Earth > Europe > Western Europe > Germany > Hamburg
|<map lat='53.5533628' lng='9.989319' zoom='9' view='3' />|
|Population:||1.773.218 (28 February 2008)|
|Major roads:||A1, A7, A23, A24, A25|
|Meet fellow hitchhikers on Trustroots|
Hamburg is the second largest city in Germany and is located in the north.
North: Lübeck, Puttgarden, South: Hannover Netherlands, Lüneburg
If you want to go south or towards Lüneburg you should start at Raststätte Stillhorn. It is easy to get there. Just take S3 or S31 to Wilhelmsburg and then a bus (line #13) to Kirchdorf-Süd. You get off at the last stop (ten minute trip max.). Just follow the road from where you got off the bus in the driving direction straight ahead. You'll walk along a path and get out directly at Stillhorn. After crossing the furthest little bridge on the left, you're already on the parking lot of the service station. This is for all traffic going in the direction of Bremen and Hanover.
If you need to go to the other side of the motorway for traffic going in the direction of Lubeck and Berlin, cross the furthest little bridge on the right and walk right for ~500 meter. There, cross the motorway by walking under the tunnel, and behind it you already see the service station to your left. Just behind the on-ramp there's a little path towards the service station.
If you want to go south or towards Lüneburg you should start at Raststätte Stillhorn. It is easy to get there. Just take S3 or S31 to Wilhelmsburg and then a bus (line #13) to Kirchdorf-Süd. You get off at the last stop (ten minute trip max.). Walk towards the big white apartment block by the grassy area and you will hear the motorway A1. After crossing the furthest little bridge on the left (at the NE corner of the apartment complex), you're already on the parking lot of the service station. This is for all traffic going in the direction of Bremen and Hanover.
If you need to go to the other side of the motorway for traffic going in the direction of Lübeck and Berlin, cross the furthest little bridge on the right and walk right for ~500 meter. There, cross the motorway by walking under the tunnel, and behind it you already see the service station to your left. Just behind the on-ramp there's a little path towards the service station.
footsore got a lift all the way to Michendorf Süd rest stop at Potsdam, just outside Berlin, within half an hour at 9am on a Sunday morning. It is very easy to hitch into central Berlin from Michendorf Süd.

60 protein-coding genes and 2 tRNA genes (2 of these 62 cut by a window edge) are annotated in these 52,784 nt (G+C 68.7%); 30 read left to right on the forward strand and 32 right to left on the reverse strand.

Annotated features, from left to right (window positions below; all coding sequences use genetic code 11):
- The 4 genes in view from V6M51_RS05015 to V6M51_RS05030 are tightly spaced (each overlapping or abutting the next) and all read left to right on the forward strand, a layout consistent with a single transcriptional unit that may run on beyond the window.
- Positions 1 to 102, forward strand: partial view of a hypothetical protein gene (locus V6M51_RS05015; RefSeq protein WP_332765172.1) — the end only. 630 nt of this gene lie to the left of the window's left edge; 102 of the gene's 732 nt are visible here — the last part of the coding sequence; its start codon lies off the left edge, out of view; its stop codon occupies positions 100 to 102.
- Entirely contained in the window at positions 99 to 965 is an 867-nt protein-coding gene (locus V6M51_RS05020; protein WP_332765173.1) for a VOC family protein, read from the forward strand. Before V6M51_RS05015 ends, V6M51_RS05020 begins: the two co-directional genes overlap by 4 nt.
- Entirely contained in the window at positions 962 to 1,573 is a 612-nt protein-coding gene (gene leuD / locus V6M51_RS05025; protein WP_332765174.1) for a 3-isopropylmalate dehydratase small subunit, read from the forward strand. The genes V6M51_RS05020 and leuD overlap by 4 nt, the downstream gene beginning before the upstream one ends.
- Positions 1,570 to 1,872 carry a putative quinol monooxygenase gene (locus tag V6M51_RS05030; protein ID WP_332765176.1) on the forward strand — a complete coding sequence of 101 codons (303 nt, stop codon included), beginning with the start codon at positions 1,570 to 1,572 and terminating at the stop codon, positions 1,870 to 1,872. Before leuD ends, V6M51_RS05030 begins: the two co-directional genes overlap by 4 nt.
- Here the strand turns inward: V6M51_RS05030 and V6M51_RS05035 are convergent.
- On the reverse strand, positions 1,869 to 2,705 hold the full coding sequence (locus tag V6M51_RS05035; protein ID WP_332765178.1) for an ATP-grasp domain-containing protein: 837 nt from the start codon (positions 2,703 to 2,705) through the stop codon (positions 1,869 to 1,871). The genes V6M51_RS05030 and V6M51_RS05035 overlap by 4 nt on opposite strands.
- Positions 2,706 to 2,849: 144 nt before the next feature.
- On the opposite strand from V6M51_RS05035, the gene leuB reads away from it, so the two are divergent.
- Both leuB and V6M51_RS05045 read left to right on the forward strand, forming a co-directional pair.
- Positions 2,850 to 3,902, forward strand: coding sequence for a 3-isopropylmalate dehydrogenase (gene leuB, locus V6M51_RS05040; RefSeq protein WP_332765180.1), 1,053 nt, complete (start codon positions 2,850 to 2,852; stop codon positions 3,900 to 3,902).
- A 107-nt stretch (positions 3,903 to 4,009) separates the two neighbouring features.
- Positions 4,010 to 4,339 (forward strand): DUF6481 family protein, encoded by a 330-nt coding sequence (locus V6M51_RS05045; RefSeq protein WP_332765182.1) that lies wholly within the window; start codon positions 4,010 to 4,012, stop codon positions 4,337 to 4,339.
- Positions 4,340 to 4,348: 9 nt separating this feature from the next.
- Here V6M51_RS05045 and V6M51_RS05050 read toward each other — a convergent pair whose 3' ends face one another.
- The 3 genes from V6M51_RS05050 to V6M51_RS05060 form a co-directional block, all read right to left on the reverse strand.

For going north to mainland Denmark (direction Flensburg, Kiel, Kolding) take the metro U2 towards Niendorf-Markt. From there get out and ask people for the bus station (Busbahnhof). There take bus #191 until stop Sellhopsweg. Get out there, walk some 200m back to the traffic light. You'll see that the road going left follows the way to the motorway. There's no footpath, so you have to walk along the green space next to the road. Might be tricky in winter, easy in summer. Just take care when trucks and cars coming from behind! After some 300m you're at the ramp. There's enough space for you to stand on, and it's easy for cars to recognize you and to stop. Have a look at the picture for this spot. Oh, someone mentioned that this spot might be illegal to stand on, but can you find an Autobahn sign in the picture ? ;-)
Also you can get to a gas station on the A1 heading to Denmark by catching the S-Bahn to the stop called Wilhelmsburg. From there catch bus number 13 to the stop Kirchdorf süd, which is the last stop on the route. Walk up past where the buses turn around, follow the motorway to the right, go under the motorway by way of the tunnel, and there is the petrol station! Every car I met there was heading towards Hamburg or Luneborg - if you want to go to Denmark, try option 4!
Take a ride or take the S-Bahn A1 to Quickborn station. There take the bus 594 in direction to "U A Norderstedt Mitte" and stop after the bus goes over the motorway (Hasloher Weg stop). There you can maybe buy some flowers (a very nice old women offered us some information -okay it was wrong- and a rose). After getting off the bus, walk back toward the bridge and you will immediately see a small road going left (the first one after the bridge). You will feel you are lost in the country side because after 200 meters, this way doesn't look like a street anymore. Nevermind, go ahead, go ahead go ahead and on your right you will see a petrol station. We needed less than five minutes to find a driver to Denmark :D